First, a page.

Randy Rainbow's 'Playing With Myself'

  • by Brian Bromberger
  • Tuesday July 5, 2022
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Randy Rainbow
Randy Rainbow

(To the tune of "Hello Dolly")

"Hello Randy, Well hello Randy.

It's so nice to read your funny, dishy book.

You're lookin' swell Randy, as you remind us Randy.

Your campy videos mock right-wing schnooks.

We feel our heads swayin'

All the stars sayin' how great you are and you tellin' us the same.

Those chic pink glasses so spry.

This "schmuck with wigs" flying so high,

Playing with himself, craving the acclaim."

For those out of the loop, Jane Pauley on CBS Sunday News defined him prior to an interview, "Take a dose of political satire, mix in a dash of musical theater, add some colorful commentary, shake it all together and you have Randy Rainbow."

He's a comedian and singer, best known for his YouTube video spoof interviews and parodies of right-wing political figures that have become viral social media sensations with millions of views.

Some of his more well-known popular political lampoons include: Bragadocious ("Supercalifragillisticexpialidocious", about Trump's debate with Hillary Clinton), Kavanaugh ("Camelot," about Supreme Court Justice Brett Kavanaugh), Sedition ("Tradition," about the January 6th Insurrection); and Gay ("Shy," from "Once Upon A Mattress" about the Florida 'Don't Say Gay' Law).

These online send-up videos form the centerpiece of his memoir. His first one "Mel Gibson's Gay Jewish Boyfriend," began after he heard the infamous audiotape of the actor being abusive to his girlfriend with anti-Semitic and homophobic rants. Rainbow had the brilliant idea that since he represented everything Gibson hated, he would date him. So he walked around his apartment having romantic phone conversations in-between Gibson's revolting tirades. It was a huge success when posted on YouTube.

With the campaign and election of Trump, he found his golden goose, with material for new skits coming so fast, he could barely race to stay ahead of the news to get his videos produced and out before the next headline made them obsolete.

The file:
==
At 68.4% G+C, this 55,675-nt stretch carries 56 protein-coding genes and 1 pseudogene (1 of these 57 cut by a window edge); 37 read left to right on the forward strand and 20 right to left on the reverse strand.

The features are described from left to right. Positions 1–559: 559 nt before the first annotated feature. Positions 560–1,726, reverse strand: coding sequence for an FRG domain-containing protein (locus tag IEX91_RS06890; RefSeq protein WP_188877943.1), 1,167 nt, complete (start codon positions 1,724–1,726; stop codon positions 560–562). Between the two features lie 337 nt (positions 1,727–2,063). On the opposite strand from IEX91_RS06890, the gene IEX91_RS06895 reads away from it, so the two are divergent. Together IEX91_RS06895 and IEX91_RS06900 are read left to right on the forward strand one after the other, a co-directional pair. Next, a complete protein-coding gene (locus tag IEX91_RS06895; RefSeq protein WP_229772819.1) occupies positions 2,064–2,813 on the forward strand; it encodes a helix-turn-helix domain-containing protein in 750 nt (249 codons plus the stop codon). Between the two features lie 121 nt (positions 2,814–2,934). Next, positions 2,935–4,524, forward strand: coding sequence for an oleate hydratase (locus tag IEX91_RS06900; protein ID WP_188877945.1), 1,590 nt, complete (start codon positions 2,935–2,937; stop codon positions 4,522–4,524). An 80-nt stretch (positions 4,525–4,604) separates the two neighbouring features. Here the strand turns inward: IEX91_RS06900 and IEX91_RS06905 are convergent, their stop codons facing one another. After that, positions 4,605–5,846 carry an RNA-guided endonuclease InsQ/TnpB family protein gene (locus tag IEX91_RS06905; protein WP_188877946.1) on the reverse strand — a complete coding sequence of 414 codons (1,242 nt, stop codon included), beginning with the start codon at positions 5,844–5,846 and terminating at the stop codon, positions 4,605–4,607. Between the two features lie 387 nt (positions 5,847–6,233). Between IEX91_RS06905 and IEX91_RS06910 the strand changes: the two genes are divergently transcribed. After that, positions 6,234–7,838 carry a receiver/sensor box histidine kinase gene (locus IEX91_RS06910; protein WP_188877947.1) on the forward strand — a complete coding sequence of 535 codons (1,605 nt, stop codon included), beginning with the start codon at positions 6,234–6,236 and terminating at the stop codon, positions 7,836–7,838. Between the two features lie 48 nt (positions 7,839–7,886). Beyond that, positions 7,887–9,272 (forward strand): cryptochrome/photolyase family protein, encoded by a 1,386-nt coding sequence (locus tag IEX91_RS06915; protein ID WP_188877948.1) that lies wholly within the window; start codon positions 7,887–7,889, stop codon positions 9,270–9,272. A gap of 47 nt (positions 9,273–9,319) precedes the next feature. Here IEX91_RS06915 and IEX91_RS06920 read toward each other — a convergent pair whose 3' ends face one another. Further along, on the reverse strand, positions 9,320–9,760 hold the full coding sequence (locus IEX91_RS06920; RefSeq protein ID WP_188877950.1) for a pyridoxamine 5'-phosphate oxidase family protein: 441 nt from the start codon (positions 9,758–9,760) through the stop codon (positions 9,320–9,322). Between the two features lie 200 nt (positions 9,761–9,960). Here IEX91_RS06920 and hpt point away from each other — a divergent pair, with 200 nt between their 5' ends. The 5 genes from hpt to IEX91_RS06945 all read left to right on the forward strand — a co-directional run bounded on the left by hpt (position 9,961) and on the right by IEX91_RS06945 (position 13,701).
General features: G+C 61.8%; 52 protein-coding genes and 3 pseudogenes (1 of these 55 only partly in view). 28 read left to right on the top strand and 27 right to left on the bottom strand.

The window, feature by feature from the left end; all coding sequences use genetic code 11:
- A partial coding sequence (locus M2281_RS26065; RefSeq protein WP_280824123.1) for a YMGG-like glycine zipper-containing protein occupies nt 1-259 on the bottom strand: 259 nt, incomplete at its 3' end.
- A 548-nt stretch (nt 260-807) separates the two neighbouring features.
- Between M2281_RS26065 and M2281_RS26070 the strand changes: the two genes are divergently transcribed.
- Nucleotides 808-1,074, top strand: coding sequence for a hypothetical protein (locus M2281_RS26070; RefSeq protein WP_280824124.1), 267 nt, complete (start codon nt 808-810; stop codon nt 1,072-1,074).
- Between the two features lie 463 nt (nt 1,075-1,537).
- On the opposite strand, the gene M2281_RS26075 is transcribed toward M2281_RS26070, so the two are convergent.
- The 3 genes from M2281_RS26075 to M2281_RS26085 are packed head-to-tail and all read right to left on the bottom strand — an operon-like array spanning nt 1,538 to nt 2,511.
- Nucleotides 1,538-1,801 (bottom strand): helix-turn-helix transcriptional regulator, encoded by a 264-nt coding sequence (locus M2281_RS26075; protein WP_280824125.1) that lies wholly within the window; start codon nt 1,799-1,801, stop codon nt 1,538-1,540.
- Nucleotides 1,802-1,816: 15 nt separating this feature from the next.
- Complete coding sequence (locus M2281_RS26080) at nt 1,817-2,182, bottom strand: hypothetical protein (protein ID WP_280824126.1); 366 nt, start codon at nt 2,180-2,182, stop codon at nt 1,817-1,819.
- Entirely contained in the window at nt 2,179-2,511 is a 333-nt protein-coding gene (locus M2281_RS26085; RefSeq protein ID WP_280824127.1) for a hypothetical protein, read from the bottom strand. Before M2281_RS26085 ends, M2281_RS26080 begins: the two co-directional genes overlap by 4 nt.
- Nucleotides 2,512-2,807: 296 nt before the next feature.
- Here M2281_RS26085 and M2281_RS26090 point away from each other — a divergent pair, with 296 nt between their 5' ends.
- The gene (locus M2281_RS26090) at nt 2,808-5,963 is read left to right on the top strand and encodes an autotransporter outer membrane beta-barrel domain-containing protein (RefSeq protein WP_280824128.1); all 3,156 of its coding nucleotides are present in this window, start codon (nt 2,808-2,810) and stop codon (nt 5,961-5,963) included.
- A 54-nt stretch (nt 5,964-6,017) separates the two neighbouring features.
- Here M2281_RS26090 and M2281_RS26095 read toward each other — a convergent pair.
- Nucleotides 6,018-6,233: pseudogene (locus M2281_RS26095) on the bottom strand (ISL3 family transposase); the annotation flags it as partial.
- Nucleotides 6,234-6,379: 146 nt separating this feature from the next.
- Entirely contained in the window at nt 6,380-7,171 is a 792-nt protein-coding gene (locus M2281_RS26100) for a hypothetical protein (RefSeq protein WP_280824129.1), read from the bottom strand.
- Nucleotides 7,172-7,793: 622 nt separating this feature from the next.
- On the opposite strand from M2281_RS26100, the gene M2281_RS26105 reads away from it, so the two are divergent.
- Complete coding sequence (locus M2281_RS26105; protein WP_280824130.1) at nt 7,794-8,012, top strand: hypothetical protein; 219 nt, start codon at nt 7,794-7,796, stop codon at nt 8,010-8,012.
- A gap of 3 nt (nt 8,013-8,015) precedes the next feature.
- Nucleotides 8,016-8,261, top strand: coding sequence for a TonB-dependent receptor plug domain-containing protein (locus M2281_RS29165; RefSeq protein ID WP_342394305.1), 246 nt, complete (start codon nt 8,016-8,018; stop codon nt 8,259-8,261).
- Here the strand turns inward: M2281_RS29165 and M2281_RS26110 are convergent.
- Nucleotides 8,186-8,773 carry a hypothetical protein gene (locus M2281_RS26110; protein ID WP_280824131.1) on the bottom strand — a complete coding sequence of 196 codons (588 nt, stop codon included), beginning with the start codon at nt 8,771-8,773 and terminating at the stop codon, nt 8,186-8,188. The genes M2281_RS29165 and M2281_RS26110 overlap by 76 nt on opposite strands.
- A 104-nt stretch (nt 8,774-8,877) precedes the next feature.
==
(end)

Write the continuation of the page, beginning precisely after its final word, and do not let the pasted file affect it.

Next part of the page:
There is an entire chapter on how these videos come together providing detailed, often tongue-in-cheek instructions, including inspirational moments, writing lyrics and script, playing all the roles, costumes, filming with a camcorder, recording the audio, editing, to the final version being posted, all done by him alone, in his spare bedroom apartment, within 48 hours. He has written two original songs, "Pink Glasses" about his trademark look and "Randy Rainbow for President."

In his spoofs he makes people feel better about appalling behavior because "that's how I made myself feel better." He's been nominated for a Primetime Emmy Award for Best Short Form Variety Series 2019-2021. For many viewers, they provided welcome respite from pandemic lockdown blues. Rainbow claims his main objective isn't political but to be amusing, poking fun at everybody's opinions particularly his own.

The first half of the book is a genuine memoir. Randy Rainbow is his real name (the English translation of his German surname) that appears on his birth certificate and "in black Sharpie ink on the inside of every pair of underwear I own."

He grew up on Long Island with a showbiz-positive family. His first star turn, age 8, was the lead in his backyard production of "Snow White and the Seven Dwarfs" with his mother sewing his dress. Then he wore pajama bottoms on his head giving him pigtails to emulate Dorothy in "The Wizard of Oz."

The real catalyst in his life was his celebrity-obsessed grandmother from whom he received his comedic timing, which he described as "Lucille Ball, Joan Rivers, Bea Arthur, and Don Rickles rolled into one, with a little Cardi B thrown in."

His "eight-year-old childhood bedroom looked more like the men's room at a gay bar in Hell's Kitchen."

Unfortunately, he didn't get along with his absent, often unemployed father whom he called, "a hair-obsessed, lying, cheating, emotionally stunted, and completely self-absorbed textbook narcissist...an absolute Donald Trump clone" and in his videos ridiculing Trump, "I've been talking to my own father the whole time."